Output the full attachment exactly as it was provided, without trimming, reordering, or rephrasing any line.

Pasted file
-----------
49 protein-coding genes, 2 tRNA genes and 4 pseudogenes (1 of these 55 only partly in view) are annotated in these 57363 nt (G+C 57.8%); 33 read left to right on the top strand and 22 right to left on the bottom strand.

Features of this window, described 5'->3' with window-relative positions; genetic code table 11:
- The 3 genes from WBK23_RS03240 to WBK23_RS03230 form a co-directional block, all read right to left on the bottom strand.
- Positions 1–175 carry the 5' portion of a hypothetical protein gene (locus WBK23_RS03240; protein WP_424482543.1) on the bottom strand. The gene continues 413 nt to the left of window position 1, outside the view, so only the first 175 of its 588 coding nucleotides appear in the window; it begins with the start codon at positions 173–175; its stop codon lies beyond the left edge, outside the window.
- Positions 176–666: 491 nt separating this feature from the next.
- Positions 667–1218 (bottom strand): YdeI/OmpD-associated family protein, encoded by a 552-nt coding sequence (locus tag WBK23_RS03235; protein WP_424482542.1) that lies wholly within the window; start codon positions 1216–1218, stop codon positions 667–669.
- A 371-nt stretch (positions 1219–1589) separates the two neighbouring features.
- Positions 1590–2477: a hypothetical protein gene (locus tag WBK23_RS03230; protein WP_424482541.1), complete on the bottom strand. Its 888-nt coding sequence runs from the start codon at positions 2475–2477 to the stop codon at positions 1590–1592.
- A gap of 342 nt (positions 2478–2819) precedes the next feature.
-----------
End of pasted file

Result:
49 protein-coding genes, 2 tRNA genes and 4 pseudogenes (1 of these 55 only partly in view) are annotated in these 57363 nt (G+C 57.8%); 33 read left to right on the top strand and 22 right to left on the bottom strand.

Features of this window, described 5'->3' with window-relative positions; genetic code table 11:
- The 3 genes from WBK23_RS03240 to WBK23_RS03230 form a co-directional block, all read right to left on the bottom strand.
- Positions 1–175 carry the 5' portion of a hypothetical protein gene (locus WBK23_RS03240; protein WP_424482543.1) on the bottom strand. The gene continues 413 nt to the left of window position 1, outside the view, so only the first 175 of its 588 coding nucleotides appear in the window; it begins with the start codon at positions 173–175; its stop codon lies beyond the left edge, outside the window.
- Positions 176–666: 491 nt separating this feature from the next.
- Positions 667–1218 (bottom strand): YdeI/OmpD-associated family protein, encoded by a 552-nt coding sequence (locus tag WBK23_RS03235; protein WP_424482542.1) that lies wholly within the window; start codon positions 1216–1218, stop codon positions 667–669.
- A 371-nt stretch (positions 1219–1589) separates the two neighbouring features.
- Positions 1590–2477: a hypothetical protein gene (locus tag WBK23_RS03230; protein WP_424482541.1), complete on the bottom strand. Its 888-nt coding sequence runs from the start codon at positions 2475–2477 to the stop codon at positions 1590–1592.
- A gap of 342 nt (positions 2478–2819) precedes the next feature.